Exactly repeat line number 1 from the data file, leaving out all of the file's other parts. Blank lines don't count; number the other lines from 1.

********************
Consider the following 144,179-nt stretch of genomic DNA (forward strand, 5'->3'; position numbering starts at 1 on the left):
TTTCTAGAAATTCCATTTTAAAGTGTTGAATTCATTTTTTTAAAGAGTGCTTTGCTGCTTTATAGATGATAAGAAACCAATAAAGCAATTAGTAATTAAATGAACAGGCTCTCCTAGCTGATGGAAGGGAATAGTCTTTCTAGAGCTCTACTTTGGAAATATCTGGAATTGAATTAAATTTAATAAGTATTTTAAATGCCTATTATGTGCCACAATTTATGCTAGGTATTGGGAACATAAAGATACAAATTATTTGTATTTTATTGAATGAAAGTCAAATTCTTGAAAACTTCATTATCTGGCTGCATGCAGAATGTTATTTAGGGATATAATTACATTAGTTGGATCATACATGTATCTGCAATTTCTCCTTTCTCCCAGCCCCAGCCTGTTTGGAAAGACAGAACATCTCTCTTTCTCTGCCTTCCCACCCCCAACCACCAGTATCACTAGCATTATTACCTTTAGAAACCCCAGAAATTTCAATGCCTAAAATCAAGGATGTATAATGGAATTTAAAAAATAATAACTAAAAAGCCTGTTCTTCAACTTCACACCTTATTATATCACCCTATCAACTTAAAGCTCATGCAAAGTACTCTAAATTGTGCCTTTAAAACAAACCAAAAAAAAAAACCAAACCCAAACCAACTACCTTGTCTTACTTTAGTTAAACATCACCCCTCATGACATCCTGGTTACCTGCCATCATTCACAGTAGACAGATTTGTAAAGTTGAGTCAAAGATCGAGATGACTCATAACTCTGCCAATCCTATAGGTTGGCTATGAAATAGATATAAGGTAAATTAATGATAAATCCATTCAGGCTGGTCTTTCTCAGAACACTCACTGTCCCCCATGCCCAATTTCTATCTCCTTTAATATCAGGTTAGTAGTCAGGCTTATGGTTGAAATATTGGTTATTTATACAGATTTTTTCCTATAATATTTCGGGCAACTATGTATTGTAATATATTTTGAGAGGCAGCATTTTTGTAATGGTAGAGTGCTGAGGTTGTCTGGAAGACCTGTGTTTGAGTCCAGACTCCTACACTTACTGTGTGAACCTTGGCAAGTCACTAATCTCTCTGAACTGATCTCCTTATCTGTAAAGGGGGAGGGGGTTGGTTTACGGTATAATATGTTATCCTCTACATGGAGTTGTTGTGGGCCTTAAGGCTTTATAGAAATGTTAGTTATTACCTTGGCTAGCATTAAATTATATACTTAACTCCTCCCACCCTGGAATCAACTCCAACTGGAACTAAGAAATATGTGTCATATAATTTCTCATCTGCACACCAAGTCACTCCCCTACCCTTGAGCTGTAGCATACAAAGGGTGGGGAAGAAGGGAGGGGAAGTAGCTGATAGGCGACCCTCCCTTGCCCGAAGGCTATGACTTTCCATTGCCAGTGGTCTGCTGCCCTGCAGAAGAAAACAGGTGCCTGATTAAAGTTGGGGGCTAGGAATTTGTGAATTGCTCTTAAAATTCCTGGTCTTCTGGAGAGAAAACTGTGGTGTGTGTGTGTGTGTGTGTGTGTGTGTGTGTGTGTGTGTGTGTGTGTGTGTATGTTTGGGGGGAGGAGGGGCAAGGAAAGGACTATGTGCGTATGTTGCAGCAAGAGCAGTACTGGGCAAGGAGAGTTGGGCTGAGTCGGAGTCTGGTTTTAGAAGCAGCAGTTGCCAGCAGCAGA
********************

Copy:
Consider the following 144,179-nt stretch of genomic DNA (forward strand, 5'->3'; position numbering starts at 1 on the left):